Cybersecurity is not a thing to overlook at this time. Let’s particularly talk about the Caronavirus crisis and internet security. The physical interaction of the entire world has stopped.
The world is now dealing with everything online. This is the time to be extra careful about your cybersecurity flaws.
Though it’s undoubtedly the time of crisis for the entire world, still there are hackers who are thinking about their benefits only.
These cybercriminals are constantly searching for organizations and their cybersecurity gaps to enter and disrupt.
The worse thing about the current situation is cyber businesses are getting overloaded and there are 99% chances that organizations may collapse. Being an online business, you have to be extra concerned about your online security at this time.
In this blog, I will help you to clear your mind about internet security. I will also explain to you the most common security myths that you shouldn’t believe in during these days.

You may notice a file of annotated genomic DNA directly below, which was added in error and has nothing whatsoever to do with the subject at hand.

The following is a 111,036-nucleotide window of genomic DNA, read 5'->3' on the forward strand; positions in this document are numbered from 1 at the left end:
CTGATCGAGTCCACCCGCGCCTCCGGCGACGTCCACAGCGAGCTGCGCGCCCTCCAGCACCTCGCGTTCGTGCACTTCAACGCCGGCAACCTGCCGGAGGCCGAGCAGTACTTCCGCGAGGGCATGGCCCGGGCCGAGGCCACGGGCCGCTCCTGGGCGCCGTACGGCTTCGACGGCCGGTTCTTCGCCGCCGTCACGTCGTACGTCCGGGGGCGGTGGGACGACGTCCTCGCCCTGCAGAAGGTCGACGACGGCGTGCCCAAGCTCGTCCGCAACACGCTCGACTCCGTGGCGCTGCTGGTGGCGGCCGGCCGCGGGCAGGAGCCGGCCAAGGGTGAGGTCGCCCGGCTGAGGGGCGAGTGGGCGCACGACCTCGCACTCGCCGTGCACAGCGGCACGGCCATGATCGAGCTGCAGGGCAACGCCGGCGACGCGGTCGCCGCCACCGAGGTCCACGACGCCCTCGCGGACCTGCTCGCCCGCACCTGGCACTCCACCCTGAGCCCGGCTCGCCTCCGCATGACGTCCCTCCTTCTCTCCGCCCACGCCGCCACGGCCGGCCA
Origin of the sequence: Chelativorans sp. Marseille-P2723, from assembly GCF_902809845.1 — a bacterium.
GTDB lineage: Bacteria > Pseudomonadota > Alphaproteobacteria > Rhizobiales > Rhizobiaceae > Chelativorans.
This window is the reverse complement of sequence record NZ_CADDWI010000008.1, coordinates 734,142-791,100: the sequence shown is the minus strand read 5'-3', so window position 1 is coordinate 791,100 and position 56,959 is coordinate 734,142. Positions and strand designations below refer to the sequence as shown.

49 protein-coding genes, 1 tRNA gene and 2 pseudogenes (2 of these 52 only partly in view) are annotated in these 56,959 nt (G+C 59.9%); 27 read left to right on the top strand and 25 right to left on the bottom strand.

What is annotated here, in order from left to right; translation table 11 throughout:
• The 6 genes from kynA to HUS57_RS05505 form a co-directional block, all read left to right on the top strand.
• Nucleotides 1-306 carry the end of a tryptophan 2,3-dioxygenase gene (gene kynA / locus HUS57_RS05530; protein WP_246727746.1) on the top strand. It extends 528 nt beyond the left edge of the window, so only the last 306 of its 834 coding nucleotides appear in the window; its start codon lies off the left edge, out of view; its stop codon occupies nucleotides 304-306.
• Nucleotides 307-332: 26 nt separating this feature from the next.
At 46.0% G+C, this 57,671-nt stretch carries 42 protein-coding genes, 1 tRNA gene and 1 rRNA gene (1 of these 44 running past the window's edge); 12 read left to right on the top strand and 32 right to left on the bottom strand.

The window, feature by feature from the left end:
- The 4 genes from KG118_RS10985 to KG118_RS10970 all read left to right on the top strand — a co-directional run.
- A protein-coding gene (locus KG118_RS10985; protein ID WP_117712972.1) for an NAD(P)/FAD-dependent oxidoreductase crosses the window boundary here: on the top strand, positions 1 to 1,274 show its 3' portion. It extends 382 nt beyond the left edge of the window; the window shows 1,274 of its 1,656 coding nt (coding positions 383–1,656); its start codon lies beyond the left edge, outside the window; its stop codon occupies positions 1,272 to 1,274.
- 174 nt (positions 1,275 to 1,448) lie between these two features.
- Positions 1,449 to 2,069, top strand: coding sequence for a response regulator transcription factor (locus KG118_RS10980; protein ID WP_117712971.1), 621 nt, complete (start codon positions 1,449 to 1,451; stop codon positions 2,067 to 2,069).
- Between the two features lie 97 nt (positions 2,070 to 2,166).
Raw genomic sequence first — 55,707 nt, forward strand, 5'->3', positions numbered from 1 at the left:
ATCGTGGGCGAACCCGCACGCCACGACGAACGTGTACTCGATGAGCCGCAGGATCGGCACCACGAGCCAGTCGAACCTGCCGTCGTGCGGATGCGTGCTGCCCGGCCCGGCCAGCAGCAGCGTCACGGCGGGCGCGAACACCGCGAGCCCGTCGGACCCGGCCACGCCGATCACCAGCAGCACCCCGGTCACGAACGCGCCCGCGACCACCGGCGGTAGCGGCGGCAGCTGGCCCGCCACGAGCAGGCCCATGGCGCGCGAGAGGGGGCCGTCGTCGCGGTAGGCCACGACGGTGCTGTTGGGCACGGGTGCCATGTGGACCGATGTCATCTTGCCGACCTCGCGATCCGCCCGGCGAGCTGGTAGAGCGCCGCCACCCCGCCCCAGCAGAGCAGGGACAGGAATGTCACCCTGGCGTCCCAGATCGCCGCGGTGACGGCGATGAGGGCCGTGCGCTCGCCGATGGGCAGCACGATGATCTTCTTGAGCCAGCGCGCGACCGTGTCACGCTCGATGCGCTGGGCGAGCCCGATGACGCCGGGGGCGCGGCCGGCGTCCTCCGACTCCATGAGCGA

1. Your online business is safe
If you believe that your business is safe from cybersecurity threats then you’re 100% wrong. No matter, what size of business you’re dealing with. Hackers always find the opportunity to jump in. mostly, these cyber thieves capture those businesses who consider that they are already safe.
Businesses who trust their security never invest extra in the security tools and that’s where it all begins. Hackers target organizations with less secure access whether they are large or small.
2. Antivirus Software is just a name
Many small business owners often underrate the importance of professional antivirus software. It is highly recommended to use one. High-quality antivirus software not only kills malware from your system. It also alerts you regarding upcoming cyber threats and pages that contain spam. So, if you are not taking antivirus programs seriously, then this is the time to get yourself one.
3. My password can’t be cracked
Password security myth is the most common myth in which a person or organization believes that its password is strong. Strong passwords work as the first line of defense, but they can be tracked too.